New Study Supports CYSA's Curriculum

Since the early 80's, the CYSA Coaching School Curriculum has been urging coaches to help change our soccer culture by giving their players 'Home-work' (now called, "HOME-PLAY!"). We realized, even then, that mastering our game by working on soccer techniques only during organized practice sessions was not enough.

Our curriculum has been structured to teach coaches how to teach their players what to do between practices (in their free time) in order to come back to the next practice/game as a better player. Home-Play assignments included:

  • Making the ball their friend, by juggling.
  • Playing against a wall.
  • Playing against an imaginary opponent.
  • Finding a partner and playing the highly beneficial 1v1 game.
  • Finding more friends and playing any of a variety of small-sided games.

Now, we find that the American Academy of Pediatrics has issued a report saying that today's overscheduled children need more "free play and unscheduled time." In effect, the report urged parents to schedule free time so their children can act like kids.

"Parents need to realize that kids should not have every minute scheduled," said Dr. Daniel Broughton, a Mayo Clinic pediatrician who helped co-author the report, called "The Importance of play in Promoting Healthy Child Development and Maintaining Strong Parent-Child Bonds."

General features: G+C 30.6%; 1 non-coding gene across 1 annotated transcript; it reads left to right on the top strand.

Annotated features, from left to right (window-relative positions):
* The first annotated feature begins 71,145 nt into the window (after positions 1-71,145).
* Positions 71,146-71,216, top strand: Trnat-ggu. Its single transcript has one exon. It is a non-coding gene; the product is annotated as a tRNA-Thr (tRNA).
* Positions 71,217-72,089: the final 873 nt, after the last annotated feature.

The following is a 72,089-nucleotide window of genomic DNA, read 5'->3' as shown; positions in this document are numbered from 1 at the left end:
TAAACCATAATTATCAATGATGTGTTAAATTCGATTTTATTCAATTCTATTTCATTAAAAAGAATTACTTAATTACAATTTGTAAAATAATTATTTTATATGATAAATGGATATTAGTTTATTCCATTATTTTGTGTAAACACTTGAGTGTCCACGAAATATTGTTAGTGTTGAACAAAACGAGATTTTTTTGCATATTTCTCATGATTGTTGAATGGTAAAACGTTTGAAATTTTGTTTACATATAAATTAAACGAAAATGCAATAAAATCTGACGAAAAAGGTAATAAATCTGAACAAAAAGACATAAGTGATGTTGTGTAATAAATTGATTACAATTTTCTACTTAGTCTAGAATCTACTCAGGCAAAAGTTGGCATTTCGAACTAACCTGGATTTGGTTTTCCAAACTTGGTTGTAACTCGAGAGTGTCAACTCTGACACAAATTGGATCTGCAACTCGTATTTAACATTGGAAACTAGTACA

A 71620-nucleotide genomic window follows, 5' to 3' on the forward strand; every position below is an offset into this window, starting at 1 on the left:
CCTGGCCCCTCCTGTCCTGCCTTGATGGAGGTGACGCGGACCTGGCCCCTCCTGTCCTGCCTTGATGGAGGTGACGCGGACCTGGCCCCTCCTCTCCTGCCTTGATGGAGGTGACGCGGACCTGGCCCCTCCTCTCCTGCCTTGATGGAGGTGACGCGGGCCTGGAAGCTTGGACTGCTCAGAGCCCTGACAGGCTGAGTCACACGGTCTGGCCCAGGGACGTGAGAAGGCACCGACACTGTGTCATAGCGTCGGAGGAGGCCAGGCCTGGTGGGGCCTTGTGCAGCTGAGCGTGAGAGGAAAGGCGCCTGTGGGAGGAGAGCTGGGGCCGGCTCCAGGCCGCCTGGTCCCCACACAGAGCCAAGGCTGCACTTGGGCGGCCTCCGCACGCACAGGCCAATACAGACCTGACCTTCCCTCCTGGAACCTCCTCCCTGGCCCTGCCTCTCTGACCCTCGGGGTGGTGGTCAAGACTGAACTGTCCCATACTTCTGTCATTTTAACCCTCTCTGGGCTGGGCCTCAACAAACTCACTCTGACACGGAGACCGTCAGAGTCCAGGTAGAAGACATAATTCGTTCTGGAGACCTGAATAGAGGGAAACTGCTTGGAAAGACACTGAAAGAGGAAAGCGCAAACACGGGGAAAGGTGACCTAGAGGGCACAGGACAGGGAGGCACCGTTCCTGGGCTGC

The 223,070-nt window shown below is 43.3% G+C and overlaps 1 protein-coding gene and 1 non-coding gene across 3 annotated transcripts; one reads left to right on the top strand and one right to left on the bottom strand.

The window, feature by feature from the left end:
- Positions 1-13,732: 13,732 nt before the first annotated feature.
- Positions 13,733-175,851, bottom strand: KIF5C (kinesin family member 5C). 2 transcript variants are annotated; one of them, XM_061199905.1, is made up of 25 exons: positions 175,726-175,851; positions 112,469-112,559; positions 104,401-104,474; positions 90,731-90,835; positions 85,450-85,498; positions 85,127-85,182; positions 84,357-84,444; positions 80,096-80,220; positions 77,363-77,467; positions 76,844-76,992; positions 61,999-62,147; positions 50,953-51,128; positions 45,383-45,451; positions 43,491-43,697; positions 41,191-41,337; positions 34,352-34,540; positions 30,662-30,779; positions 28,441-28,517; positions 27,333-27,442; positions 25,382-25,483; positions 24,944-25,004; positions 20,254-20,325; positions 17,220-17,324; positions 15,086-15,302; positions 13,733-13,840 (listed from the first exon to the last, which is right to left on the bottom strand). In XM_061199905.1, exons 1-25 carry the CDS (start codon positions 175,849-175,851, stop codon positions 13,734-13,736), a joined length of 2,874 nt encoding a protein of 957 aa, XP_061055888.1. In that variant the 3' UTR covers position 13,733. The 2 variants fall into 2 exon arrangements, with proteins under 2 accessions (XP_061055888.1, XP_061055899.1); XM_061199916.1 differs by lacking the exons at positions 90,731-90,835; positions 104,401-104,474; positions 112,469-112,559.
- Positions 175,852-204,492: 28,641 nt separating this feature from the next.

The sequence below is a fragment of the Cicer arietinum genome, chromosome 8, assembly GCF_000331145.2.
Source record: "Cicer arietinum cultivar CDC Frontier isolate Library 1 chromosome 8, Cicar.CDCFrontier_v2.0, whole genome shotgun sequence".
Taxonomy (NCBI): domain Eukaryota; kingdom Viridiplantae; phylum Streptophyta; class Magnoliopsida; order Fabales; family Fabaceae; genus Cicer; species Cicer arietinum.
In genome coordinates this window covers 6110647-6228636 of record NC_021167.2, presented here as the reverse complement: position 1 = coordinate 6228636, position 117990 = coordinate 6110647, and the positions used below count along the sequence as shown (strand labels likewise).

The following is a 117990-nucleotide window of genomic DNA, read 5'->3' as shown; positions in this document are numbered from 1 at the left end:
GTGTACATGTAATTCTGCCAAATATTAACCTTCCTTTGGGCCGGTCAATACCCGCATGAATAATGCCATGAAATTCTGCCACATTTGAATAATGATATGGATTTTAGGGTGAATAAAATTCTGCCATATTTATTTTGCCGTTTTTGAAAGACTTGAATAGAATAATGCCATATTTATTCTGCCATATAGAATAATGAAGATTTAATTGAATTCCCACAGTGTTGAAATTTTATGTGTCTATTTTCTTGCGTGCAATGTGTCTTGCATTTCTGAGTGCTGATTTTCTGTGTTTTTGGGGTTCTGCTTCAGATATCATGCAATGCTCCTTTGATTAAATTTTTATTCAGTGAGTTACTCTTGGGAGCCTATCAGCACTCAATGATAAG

The report states that child's play helps a child develop socially and emotionally, and deserves its own place alongside academic enrichment and sports programs. It is, the report acknowledges, mainly a problem of the most fortunate in society. However, it said that harried lifestyles are threatening the right to just play.

Among pediatricians, it has been a growing concern, said Broughton, one of seven physicians on the panel that wrote the report.

"We're not just concerned about growing and illness. We're also worried about all the other things that make a happy, healthy child," he said. "Obviously, we're very concerned about children who live in situations where they don't have any supervision and parents are not involved and not caring. We've been dealing with this for years. This is almost the flip side of that, where children are losing out on their childhood."

We hope this report will encourage coaches to become more mindful of giving their players Home-Play assignments. If we (coaches) don't teach them (our players) what to do during their "free time," who will?

Want to learn how to teach your players to structure their "free time" and make it beneficial to their soccer development? Attend one of our CYSA Coaching School Courses.

You can find one near you by going to our web page: